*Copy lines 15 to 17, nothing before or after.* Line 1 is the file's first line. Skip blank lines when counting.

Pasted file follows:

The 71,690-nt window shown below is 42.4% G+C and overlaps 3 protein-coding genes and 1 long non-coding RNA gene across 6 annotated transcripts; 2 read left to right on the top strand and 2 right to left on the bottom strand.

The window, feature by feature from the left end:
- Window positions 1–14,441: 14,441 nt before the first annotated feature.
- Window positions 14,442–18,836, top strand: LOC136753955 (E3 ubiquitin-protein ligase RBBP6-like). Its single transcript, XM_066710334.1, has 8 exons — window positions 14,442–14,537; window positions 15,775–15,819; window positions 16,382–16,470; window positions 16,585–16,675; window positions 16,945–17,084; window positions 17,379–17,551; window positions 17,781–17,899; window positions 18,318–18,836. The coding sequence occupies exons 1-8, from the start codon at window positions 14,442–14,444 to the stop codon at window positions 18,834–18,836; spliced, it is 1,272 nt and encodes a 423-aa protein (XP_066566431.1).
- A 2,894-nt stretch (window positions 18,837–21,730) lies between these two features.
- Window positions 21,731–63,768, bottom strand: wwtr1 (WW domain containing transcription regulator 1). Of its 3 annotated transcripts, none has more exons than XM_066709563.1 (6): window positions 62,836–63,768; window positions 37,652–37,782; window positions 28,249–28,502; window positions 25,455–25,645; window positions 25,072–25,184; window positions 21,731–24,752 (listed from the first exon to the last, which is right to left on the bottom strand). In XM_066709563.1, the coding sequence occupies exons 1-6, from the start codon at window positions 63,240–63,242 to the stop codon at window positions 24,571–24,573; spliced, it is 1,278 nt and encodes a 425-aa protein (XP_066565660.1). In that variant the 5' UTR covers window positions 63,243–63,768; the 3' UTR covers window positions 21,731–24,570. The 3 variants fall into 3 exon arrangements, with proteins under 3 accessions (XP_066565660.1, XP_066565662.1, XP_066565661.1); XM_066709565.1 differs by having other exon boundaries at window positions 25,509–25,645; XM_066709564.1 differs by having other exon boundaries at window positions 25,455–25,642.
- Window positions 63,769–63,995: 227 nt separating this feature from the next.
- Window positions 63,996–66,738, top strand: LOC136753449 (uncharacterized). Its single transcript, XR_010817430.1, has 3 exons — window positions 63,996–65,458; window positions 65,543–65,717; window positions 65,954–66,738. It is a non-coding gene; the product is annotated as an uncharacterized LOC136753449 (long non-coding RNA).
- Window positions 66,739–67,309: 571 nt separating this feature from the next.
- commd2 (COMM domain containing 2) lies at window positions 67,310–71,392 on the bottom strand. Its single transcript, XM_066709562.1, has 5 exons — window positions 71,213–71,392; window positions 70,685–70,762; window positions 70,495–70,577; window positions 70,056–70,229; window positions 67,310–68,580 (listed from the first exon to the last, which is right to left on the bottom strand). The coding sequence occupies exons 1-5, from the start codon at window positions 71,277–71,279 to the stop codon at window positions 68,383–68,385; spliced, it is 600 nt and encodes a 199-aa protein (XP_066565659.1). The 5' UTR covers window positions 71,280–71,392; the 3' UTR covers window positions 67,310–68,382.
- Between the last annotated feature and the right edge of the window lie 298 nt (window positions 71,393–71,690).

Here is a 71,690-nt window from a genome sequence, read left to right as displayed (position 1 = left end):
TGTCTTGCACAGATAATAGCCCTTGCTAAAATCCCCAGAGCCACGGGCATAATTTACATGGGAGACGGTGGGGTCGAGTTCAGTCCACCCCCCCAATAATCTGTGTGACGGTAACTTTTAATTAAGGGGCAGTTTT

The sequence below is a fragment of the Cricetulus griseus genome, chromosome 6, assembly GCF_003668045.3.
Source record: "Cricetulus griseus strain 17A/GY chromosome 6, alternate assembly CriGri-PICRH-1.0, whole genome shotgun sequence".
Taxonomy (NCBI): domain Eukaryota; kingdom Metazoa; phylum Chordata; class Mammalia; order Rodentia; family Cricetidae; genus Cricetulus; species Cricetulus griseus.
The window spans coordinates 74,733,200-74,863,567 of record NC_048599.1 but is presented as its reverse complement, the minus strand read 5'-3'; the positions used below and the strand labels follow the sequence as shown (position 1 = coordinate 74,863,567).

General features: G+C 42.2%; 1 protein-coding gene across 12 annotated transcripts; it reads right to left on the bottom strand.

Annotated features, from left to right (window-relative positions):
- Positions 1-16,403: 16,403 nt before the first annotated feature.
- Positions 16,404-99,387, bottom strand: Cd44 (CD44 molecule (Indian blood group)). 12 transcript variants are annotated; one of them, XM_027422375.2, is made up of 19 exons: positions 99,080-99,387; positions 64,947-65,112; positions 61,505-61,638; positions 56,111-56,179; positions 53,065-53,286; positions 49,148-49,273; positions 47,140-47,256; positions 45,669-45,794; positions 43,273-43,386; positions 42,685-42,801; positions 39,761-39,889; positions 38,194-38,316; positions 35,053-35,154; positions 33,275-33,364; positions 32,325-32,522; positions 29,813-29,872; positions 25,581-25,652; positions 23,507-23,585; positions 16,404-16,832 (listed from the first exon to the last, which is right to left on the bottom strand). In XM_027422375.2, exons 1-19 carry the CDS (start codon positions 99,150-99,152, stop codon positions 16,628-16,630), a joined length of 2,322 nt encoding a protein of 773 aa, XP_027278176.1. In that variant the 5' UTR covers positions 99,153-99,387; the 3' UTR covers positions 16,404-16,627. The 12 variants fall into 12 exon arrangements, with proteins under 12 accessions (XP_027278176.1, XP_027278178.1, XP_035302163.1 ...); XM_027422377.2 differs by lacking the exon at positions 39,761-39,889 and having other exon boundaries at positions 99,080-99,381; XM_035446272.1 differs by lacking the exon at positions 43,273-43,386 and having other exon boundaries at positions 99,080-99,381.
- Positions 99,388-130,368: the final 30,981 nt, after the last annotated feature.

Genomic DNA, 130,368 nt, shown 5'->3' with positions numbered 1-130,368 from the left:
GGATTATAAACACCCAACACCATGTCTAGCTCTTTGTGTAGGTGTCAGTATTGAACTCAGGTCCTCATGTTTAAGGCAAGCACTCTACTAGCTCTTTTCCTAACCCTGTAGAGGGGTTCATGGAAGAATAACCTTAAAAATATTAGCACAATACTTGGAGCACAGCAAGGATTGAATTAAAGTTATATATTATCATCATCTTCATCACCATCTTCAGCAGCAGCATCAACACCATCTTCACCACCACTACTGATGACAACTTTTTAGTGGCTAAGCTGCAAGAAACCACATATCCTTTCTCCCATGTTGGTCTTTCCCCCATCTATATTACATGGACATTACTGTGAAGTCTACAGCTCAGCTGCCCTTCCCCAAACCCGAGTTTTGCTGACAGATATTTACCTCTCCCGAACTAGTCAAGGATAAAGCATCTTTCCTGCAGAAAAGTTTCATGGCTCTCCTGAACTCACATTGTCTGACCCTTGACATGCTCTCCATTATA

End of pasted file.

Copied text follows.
Source record: "Cricetulus griseus strain 17A/GY chromosome 6, alternate assembly CriGri-PICRH-1.0, whole genome shotgun sequence".
Taxonomy (NCBI): domain Eukaryota; kingdom Metazoa; phylum Chordata; class Mammalia; order Rodentia; family Cricetidae; genus Cricetulus; species Cricetulus griseus.
The window spans coordinates 74,733,200-74,863,567 of record NC_048599.1 but is presented as its reverse complement, the minus strand read 5'-3'; the positions used below and the strand labels follow the sequence as shown (position 1 = coordinate 74,863,567).